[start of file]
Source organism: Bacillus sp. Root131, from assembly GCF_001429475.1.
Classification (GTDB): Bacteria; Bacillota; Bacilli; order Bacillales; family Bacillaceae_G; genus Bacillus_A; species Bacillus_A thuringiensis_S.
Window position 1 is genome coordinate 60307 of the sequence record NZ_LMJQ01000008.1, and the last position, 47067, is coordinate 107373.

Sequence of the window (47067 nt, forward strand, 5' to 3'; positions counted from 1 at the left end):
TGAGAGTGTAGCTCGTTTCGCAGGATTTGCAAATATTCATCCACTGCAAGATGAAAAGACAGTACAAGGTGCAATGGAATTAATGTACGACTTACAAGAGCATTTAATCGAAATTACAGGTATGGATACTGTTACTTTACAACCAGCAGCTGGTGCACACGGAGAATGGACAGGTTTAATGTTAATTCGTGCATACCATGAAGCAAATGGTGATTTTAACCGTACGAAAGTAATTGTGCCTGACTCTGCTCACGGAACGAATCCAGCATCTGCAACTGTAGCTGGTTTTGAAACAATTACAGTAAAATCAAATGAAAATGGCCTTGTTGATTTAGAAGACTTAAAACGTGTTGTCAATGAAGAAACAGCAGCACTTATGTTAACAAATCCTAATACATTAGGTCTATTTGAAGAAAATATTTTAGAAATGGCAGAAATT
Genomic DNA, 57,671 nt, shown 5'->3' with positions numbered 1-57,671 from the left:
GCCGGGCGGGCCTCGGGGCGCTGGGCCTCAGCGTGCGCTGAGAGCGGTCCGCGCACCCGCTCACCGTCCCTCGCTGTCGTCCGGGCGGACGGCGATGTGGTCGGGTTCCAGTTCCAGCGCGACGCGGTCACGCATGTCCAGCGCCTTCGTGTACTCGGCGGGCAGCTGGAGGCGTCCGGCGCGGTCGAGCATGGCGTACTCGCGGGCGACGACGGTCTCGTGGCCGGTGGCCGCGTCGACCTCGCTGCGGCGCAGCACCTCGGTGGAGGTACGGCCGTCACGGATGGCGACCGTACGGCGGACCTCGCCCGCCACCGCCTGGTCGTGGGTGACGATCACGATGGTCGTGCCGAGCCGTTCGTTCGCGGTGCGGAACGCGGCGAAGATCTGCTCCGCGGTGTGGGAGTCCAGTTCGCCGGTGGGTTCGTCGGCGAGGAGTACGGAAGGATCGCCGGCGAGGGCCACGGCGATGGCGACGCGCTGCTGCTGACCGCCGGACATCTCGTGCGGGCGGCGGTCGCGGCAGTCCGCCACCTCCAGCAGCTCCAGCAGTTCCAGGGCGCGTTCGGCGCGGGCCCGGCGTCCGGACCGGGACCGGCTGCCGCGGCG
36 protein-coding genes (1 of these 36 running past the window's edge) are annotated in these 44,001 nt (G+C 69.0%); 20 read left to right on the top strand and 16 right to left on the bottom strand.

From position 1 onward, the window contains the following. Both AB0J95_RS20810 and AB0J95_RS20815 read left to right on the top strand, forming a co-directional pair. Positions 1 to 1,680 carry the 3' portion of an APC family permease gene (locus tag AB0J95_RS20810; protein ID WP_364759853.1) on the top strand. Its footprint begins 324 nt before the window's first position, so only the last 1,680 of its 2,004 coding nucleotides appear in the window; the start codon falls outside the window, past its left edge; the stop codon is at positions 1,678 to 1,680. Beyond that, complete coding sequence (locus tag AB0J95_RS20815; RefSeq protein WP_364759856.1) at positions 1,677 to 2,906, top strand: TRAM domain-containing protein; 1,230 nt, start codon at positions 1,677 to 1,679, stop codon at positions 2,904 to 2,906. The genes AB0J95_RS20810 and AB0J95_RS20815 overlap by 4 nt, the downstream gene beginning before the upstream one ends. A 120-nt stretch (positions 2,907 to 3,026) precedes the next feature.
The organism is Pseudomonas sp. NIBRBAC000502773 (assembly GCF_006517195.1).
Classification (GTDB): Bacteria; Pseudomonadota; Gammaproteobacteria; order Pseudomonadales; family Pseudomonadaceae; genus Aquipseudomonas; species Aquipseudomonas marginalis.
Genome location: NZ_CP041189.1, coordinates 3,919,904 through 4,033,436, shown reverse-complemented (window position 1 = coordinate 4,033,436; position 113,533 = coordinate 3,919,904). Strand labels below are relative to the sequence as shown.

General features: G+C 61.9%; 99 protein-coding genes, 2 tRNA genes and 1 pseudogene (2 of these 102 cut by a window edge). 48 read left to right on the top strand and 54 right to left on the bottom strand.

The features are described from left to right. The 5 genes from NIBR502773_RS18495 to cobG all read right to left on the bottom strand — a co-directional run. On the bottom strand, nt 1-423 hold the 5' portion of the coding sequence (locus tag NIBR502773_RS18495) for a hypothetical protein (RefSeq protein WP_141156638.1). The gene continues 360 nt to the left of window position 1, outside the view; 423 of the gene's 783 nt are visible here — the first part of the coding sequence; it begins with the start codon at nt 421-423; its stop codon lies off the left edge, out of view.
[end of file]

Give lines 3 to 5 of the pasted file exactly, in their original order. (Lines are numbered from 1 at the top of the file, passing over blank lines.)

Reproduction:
Window position 1 is genome coordinate 60307 of the sequence record NZ_LMJQ01000008.1, and the last position, 47067, is coordinate 107373.

Sequence of the window (47067 nt, forward strand, 5' to 3'; positions counted from 1 at the left end):
TGAGAGTGTAGCTCGTTTCGCAGGATTTGCAAATATTCATCCACTGCAAGATGAAAAGACAGTACAAGGTGCAATGGAATTAATGTACGACTTACAAGAGCATTTAATCGAAATTACAGGTATGGATACTGTTACTTTACAACCAGCAGCTGGTGCACACGGAGAATGGACAGGTTTAATGTTAATTCGTGCATACCATGAAGCAAATGGTGATTTTAACCGTACGAAAGTAATTGTGCCTGACTCTGCTCACGGAACGAATCCAGCATCTGCAACTGTAGCTGGTTTTGAAACAATTACAGTAAAATCAAATGAAAATGGCCTTGTTGATTTAGAAGACTTAAAACGTGTTGTCAATGAAGAAACAGCAGCACTTATGTTAACAAATCCTAATACATTAGGTCTATTTGAAGAAAATATTTTAGAAATGGCAGAAATT